For others it has included physical nakedness for the sake of seeing themselves through another set of lenses when their self-worth has so been wrapped up in their perception of their body image. These aren’t boudoir photos for their husbands or boyfriends; they are just a gentle gift for themselves when they needed to find healing and acceptance in their own skin.
Sometimes I’ll have a daring idea to ask a friend to pose for me. Last week I approached a beautician to let me take pictures of her morning ritual as she gets ready for work. This means she is letting me take pictures of her before her makeup has been put on or her hair has been done up. This, I’m sure, is a stretch for her as I’ve never seen her look anything than porcelain doll perfect.
I have another friend who has taken flak for not getting her grief in order after she lost a very close friend. She came to me with an idea of a photo shoot that is meaningful, personal, and goes to some of the very core of her pain.
Another friend dared to allow me into the room as she was giving birth. She offered up her modesty in an effort to capture a treasured moment for her, her husband, and someday, a story for their child. Her bravery resulted in some amazing photos, if I do say so myself.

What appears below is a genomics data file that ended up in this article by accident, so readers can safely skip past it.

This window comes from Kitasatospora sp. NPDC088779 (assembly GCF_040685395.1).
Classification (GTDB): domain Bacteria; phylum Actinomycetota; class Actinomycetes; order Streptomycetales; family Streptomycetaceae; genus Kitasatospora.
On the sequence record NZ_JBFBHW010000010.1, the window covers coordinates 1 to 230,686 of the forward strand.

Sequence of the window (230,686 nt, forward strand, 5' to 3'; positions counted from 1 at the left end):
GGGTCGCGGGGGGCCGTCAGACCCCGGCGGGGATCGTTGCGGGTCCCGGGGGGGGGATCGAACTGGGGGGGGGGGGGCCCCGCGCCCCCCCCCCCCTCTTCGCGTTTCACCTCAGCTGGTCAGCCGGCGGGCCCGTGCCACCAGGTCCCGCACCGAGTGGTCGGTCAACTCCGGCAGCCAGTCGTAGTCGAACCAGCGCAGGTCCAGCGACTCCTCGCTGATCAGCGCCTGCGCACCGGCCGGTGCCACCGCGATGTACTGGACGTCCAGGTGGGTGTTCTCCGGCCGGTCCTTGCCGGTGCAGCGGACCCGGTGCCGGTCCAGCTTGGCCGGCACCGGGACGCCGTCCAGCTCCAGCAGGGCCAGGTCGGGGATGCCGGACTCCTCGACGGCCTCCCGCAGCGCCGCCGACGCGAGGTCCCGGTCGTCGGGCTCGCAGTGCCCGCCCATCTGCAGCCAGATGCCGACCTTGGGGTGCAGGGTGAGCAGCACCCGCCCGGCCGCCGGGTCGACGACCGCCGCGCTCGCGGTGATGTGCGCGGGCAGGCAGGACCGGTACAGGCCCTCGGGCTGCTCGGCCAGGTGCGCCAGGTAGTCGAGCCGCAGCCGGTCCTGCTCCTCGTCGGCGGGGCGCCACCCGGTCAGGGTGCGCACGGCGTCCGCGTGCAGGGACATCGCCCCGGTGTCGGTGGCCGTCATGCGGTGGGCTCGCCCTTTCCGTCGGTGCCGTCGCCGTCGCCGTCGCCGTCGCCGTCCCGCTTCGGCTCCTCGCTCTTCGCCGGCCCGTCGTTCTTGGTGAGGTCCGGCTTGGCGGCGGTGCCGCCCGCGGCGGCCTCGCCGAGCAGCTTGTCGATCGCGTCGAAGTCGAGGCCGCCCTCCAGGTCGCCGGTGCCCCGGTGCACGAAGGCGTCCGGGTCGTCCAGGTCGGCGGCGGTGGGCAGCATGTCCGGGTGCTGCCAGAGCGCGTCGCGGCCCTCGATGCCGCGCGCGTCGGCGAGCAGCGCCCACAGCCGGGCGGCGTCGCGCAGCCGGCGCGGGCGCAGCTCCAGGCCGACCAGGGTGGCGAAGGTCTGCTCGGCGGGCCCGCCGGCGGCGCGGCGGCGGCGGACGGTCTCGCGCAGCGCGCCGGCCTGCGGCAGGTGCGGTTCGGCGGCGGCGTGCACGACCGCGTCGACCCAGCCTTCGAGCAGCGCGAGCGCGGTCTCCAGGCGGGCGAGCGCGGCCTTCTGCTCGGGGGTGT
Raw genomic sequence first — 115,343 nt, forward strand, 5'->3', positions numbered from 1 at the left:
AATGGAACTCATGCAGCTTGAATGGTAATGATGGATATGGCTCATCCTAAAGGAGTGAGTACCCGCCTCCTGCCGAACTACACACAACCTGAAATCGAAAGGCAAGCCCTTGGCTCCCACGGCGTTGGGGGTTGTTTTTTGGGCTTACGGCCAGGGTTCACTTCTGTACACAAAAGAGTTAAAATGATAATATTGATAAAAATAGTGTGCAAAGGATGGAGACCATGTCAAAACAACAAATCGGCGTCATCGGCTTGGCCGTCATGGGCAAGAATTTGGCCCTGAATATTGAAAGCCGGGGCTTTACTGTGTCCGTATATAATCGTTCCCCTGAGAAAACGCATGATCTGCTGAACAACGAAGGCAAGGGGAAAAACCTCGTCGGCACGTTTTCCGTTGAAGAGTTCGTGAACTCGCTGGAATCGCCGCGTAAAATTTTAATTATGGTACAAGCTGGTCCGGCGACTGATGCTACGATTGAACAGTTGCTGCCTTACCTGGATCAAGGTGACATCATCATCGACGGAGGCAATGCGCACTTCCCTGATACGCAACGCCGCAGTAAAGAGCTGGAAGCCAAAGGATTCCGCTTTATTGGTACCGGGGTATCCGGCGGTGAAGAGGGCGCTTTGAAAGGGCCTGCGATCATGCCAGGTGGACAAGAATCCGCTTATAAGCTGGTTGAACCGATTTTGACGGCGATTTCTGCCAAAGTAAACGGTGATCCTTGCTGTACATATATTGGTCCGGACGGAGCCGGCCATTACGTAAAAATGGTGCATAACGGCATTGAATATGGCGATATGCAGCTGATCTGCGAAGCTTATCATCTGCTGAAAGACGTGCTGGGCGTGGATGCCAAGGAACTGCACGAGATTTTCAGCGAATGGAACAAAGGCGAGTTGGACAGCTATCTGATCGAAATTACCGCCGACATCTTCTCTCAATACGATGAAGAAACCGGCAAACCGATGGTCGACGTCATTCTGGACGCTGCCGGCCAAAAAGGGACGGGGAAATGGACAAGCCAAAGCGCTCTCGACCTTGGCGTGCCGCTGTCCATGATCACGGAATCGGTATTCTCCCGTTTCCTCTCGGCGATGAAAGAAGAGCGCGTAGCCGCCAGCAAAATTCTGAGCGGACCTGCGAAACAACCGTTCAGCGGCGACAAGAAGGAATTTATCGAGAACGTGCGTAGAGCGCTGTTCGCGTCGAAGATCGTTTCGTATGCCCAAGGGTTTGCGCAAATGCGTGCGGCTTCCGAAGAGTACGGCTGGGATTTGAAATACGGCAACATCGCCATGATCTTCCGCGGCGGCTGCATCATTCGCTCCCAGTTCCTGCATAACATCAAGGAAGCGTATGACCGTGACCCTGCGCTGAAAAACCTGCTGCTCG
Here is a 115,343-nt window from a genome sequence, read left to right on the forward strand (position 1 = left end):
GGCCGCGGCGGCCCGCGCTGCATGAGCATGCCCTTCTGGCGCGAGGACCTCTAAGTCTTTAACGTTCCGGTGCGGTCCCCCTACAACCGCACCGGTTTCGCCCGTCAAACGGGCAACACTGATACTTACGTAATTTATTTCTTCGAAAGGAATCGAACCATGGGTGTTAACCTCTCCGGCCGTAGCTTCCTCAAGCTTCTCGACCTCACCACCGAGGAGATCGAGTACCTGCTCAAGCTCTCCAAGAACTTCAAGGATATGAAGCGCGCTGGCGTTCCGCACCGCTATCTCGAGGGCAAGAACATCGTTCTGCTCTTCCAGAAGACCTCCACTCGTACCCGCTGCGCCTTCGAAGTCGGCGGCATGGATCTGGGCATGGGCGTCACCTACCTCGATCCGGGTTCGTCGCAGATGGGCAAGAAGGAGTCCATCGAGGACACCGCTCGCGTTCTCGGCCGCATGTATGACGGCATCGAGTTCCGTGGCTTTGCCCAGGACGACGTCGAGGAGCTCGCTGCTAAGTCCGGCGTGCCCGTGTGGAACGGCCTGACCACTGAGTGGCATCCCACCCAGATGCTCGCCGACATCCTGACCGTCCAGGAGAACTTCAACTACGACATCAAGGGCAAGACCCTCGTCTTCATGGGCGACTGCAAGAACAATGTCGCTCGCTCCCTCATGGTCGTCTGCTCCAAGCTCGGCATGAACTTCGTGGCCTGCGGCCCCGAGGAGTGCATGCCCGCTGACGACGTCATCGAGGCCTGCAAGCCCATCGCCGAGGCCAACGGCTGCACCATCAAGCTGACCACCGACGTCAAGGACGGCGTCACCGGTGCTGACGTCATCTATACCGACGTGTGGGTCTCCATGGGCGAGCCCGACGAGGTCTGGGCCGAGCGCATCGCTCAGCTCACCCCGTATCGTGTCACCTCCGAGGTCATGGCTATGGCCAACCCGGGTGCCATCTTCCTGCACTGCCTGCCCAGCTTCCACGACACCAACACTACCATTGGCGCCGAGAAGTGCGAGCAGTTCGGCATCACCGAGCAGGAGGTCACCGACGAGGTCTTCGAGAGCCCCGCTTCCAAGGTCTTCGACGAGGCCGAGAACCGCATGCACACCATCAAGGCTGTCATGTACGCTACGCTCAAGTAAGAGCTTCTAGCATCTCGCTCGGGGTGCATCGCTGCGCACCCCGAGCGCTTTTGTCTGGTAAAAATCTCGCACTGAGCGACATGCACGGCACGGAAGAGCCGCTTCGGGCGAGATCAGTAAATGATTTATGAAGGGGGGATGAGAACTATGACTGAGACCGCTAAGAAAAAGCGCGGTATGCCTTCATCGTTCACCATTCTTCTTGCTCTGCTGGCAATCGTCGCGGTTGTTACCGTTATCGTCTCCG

All of this openness and vulnerability has started something deep in my soul and I’m pursuing it with cautious abandonment. I could tell I’m serious about this journey with an experience that happened this weekend. At the Robie Creek race I positioned myself at the finish line and looked for runners whose expressions told a story about their race. One of the women I captured looked like she had just jogged around the corner, not the 13.1 grueling miles of this half marathon. She looked as if she was a fitness model. Turns out, she is.
Now any normal, red-blooded, American male photographer would have responded that he was a fitness, swimsuit or glamour photographer. But when I sat down yesterday to respond to her I opened up about my story-telling passion. Instead of asking if I could take shots of her abs I asked her if she would open up to me about any insecurities she has about herself and her body while in her profession. In the long run I think I have a better chance of capturing a memorable photo of her soul than her tan lines.
I almost felt stupid hitting the send button, but then again it was an example of my own nakedness in not pretending to be something that I’m not and being excited about what is stirring inside me.
She didn’t keep me in suspense very long. Not only was she open to my idea but she shared her heart of starting a program for girls and women about body issues and health. She sees her profession as a door to help others, not just make magazine covers.
Nakedness really is a fine art. This life is a better journey when we travel together in vulnerability. I think it is freeing and more fulfilling.
If you have ideas about this path, please share them with me. If you feel stirred, but don’t know what it looks like, then let’s talk. Perhaps as you share your story the creative images will come. I’d love to collaborate with you!
P.S. and if you want to pose for fine art nudes, I won’t turn you down for those either.